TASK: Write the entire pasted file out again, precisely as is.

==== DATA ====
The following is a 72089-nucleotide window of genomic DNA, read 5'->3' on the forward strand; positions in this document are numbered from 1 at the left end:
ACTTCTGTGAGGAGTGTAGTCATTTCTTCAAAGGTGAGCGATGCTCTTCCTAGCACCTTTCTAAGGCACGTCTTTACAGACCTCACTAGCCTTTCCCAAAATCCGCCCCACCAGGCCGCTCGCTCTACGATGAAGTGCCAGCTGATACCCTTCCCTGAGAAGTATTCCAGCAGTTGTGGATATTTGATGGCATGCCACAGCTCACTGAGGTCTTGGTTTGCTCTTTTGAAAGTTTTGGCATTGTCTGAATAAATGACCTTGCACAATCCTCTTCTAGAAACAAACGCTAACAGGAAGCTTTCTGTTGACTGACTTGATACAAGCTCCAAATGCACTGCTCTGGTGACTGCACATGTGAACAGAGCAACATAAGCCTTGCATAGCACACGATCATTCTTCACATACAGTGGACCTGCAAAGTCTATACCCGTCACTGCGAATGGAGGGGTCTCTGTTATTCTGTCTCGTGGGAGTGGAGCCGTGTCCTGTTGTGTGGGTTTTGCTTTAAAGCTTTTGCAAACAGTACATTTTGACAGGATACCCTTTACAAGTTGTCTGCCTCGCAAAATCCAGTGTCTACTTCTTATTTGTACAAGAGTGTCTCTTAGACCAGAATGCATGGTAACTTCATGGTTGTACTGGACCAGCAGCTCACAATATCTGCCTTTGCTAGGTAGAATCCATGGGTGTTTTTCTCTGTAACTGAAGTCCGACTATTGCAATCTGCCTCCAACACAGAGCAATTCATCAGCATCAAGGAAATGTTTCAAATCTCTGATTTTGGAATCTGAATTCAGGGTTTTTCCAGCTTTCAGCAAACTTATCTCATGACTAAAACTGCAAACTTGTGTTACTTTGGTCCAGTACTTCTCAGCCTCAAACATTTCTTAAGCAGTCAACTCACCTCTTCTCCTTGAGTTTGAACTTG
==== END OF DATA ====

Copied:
The following is a 72089-nucleotide window of genomic DNA, read 5'->3' on the forward strand; positions in this document are numbered from 1 at the left end:
ACTTCTGTGAGGAGTGTAGTCATTTCTTCAAAGGTGAGCGATGCTCTTCCTAGCACCTTTCTAAGGCACGTCTTTACAGACCTCACTAGCCTTTCCCAAAATCCGCCCCACCAGGCCGCTCGCTCTACGATGAAGTGCCAGCTGATACCCTTCCCTGAGAAGTATTCCAGCAGTTGTGGATATTTGATGGCATGCCACAGCTCACTGAGGTCTTGGTTTGCTCTTTTGAAAGTTTTGGCATTGTCTGAATAAATGACCTTGCACAATCCTCTTCTAGAAACAAACGCTAACAGGAAGCTTTCTGTTGACTGACTTGATACAAGCTCCAAATGCACTGCTCTGGTGACTGCACATGTGAACAGAGCAACATAAGCCTTGCATAGCACACGATCATTCTTCACATACAGTGGACCTGCAAAGTCTATACCCGTCACTGCGAATGGAGGGGTCTCTGTTATTCTGTCTCGTGGGAGTGGAGCCGTGTCCTGTTGTGTGGGTTTTGCTTTAAAGCTTTTGCAAACAGTACATTTTGACAGGATACCCTTTACAAGTTGTCTGCCTCGCAAAATCCAGTGTCTACTTCTTATTTGTACAAGAGTGTCTCTTAGACCAGAATGCATGGTAACTTCATGGTTGTACTGGACCAGCAGCTCACAATATCTGCCTTTGCTAGGTAGAATCCATGGGTGTTTTTCTCTGTAACTGAAGTCCGACTATTGCAATCTGCCTCCAACACAGAGCAATTCATCAGCATCAAGGAAATGTTTCAAATCTCTGATTTTGGAATCTGAATTCAGGGTTTTTCCAGCTTTCAGCAAACTTATCTCATGACTAAAACTGCAAACTTGTGTTACTTTGGTCCAGTACTTCTCAGCCTCAAACATTTCTTAAGCAGTCAACTCACCTCTTCTCCTTGAGTTTGAACTTG